W. Somerset Maugham Reading the Three Fat Women of Antibes. Gigolo & Gigolette

This is a short review of an historic audio book recording, of Maugham reading his two of his own short stories: "The Three Fat Women of Antibes"and "Gigolo and Gigolette."

This is a terrific object to possess for Maugham's admirers. For an hour one listens to how Maugham reads his own stories with a variety of tones and cadence. The experience is simply wonderful. The three women came impressively to life. The audience simply has to adore and laugh at them at the same time.

Garson Kanin mentions in his magnificent book Remembering Mr. Maugham the circumstance of this recording. As is well-known, Maugham, since he was a child, suffered from stammer. After knowing that King George VI overcame the same difficulty under the coaching of Dr. Lionel Logue (the events of which, not long ago, have been made into the movie The King's Speech (2010), not a favourite of mine though), Maugham sought him out.

Maugham appeared to feel much more comfortable afterwards in public appearances and in 1950, Maugham was the first author to record his own work for the Columbia Literary Series. Kanin helped to further ease Maugham's anxiety:
I explained to him [Maugham] that the recording would probably be done on tape and that any slips of errors could be easily erased and corrected. He was at once fascinated by the technical aspects and giggled like a child when I told him of opera singers beginning a session (while fresh) with the most difficult passages, and of the famous diva who sang more than twenty high A's before the recording supervisor got one he considered good enough.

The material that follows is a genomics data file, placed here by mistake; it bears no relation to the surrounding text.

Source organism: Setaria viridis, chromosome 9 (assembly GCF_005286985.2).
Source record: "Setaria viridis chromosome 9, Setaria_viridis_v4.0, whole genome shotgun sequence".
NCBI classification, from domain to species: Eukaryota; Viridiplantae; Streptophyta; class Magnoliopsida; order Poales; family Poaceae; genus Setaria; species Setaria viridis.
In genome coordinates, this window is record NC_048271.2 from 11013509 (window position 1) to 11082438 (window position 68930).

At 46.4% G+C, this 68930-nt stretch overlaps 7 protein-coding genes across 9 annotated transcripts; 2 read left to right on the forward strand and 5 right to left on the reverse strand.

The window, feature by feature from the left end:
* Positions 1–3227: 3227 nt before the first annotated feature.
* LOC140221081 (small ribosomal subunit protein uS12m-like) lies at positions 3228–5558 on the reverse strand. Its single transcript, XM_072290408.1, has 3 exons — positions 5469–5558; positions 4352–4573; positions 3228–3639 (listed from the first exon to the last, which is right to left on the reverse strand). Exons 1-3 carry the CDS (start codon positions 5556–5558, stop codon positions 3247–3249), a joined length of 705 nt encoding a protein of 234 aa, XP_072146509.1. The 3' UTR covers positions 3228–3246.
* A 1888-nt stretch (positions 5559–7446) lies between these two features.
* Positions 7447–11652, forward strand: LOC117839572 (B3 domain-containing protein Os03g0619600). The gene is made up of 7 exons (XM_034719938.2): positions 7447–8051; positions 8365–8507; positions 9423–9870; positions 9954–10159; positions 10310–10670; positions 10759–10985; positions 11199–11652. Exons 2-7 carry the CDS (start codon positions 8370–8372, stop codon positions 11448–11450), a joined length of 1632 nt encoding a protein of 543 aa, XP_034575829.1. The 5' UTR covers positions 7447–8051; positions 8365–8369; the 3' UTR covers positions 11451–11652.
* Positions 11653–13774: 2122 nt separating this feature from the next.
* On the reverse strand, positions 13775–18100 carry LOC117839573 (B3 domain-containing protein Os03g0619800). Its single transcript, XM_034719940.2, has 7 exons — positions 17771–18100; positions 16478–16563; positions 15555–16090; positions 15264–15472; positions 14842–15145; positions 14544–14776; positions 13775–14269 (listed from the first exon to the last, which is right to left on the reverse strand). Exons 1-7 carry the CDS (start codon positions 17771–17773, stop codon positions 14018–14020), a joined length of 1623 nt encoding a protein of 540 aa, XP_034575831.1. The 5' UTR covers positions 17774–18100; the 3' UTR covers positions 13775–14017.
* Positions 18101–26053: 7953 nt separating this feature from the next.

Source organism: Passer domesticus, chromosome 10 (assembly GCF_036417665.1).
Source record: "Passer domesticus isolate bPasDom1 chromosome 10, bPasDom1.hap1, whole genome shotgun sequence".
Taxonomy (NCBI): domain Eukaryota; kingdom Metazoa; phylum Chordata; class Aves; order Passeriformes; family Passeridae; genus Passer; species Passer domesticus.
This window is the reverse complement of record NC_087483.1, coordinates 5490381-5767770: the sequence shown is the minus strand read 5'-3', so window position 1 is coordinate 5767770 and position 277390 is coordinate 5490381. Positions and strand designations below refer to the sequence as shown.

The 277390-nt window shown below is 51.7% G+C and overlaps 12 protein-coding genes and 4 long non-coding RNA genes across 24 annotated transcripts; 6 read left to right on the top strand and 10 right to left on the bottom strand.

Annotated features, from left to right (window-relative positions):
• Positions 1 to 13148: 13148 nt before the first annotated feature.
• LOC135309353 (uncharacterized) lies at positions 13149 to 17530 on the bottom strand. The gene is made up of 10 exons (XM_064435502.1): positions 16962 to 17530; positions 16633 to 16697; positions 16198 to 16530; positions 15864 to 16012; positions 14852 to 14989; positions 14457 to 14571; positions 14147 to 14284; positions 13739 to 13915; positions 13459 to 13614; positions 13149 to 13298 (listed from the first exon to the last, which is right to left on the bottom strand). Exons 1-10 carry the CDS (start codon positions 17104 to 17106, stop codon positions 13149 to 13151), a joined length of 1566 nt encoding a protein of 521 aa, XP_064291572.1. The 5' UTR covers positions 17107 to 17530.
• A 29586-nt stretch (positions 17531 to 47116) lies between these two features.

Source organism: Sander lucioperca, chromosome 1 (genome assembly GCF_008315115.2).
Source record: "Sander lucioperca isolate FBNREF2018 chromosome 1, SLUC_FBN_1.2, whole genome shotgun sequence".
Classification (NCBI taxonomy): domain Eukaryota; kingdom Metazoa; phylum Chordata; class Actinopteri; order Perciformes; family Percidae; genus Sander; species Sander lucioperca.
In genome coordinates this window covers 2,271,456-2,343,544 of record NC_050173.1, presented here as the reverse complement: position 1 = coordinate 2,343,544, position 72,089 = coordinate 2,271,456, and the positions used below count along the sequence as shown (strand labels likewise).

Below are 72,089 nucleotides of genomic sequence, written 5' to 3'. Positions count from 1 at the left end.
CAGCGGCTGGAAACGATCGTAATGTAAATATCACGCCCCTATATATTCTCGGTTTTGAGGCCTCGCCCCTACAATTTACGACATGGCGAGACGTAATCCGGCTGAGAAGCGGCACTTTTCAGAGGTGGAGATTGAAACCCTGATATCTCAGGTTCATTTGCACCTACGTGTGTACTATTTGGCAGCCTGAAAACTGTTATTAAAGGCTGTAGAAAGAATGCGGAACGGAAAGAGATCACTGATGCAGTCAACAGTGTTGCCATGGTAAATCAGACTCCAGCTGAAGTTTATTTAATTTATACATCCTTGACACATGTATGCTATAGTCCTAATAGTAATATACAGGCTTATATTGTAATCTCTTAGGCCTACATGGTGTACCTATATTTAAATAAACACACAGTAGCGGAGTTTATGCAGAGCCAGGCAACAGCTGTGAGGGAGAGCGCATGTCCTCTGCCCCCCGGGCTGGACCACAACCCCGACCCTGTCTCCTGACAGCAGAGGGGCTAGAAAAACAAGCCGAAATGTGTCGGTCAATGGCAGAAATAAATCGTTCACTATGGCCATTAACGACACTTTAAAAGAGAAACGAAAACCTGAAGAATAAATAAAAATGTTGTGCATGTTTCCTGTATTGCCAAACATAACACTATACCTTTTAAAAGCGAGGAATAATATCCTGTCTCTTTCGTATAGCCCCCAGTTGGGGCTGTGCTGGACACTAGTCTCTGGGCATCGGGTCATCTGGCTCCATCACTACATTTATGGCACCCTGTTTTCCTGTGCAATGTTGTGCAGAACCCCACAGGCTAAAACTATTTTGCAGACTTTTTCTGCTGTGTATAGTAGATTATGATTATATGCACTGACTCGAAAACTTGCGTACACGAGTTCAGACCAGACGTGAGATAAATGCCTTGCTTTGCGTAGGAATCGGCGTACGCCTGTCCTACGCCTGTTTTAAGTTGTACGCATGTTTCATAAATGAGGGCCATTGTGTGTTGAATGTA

"I shan't provide more than three of my high A's no...matter what they say!" said Maugham.
On October 24, 1950, WSM recorded (easily) seven of his stories, of which two—THE THREE FAT WOMEN OF ANTIBES and GIGOLO AND GIGOLETTE—are included in the album.
According to Goddard Lieberson [president of Columbia Records], a minimum of retakes was required, no more than usual. It would seem that because WSM knew that correction was possible, he was relieved of some of the strain and tension. Without the net below, he might have fallen. With its reassuring presence, he triumphed. (14)

Maugham certainly does a much better Stella Cotman than Glynis Jones, and is able to convey the anguish and dilemma of the character, which the reader can do nothing but pity. The most dramatic line (which is the last in the story but three quarters in the film) is delivered with such force, disdain and dignity mingled together, that makes Stella at the same time admirable.

The downside is that it is difficult to find copies in the market. It was issued in vinyl and audio cassettes. Check back at Amazon for W. Somerset Maugham Reading the 3 Fat Women of Antibes. Gigolo & Gigolette from time to time, or visit local garage sales!

[UPDATE 16 October 2013: This album is now available in iTunes store very cheaply.]

You will find the texts of these short stories on the free ebooks - short stories page.


  1. My copy of this record has a different cover - a photo of Maugham in front of the studio microphone, thoughtfully writing something down.

    1. I would assume that mine is a later copy. The copyright's dated as 1983 Caedmon. Does yours have any indication of the date?

  2. It's 1953. Columbia.

  3. Hi, For some reason I bid, and won an LP of a W. Somerset Maugham "The Lotus Eater" LP read by Alan Howard for $8.99. It's on its way. I don't know who Alan Howard is, but I thought it cool that it was put out on vinyl as opposed to a tacky books-on-tape production.

    1. I don't know either, not much of a fan of audio books... How old is it? "The Lotus Eater" is one of my top favourites.

  4. It looks to be from the 60's or 70's but I could be wrong. I hope this Alan Howard in British. I wouldn't be right otherwise.


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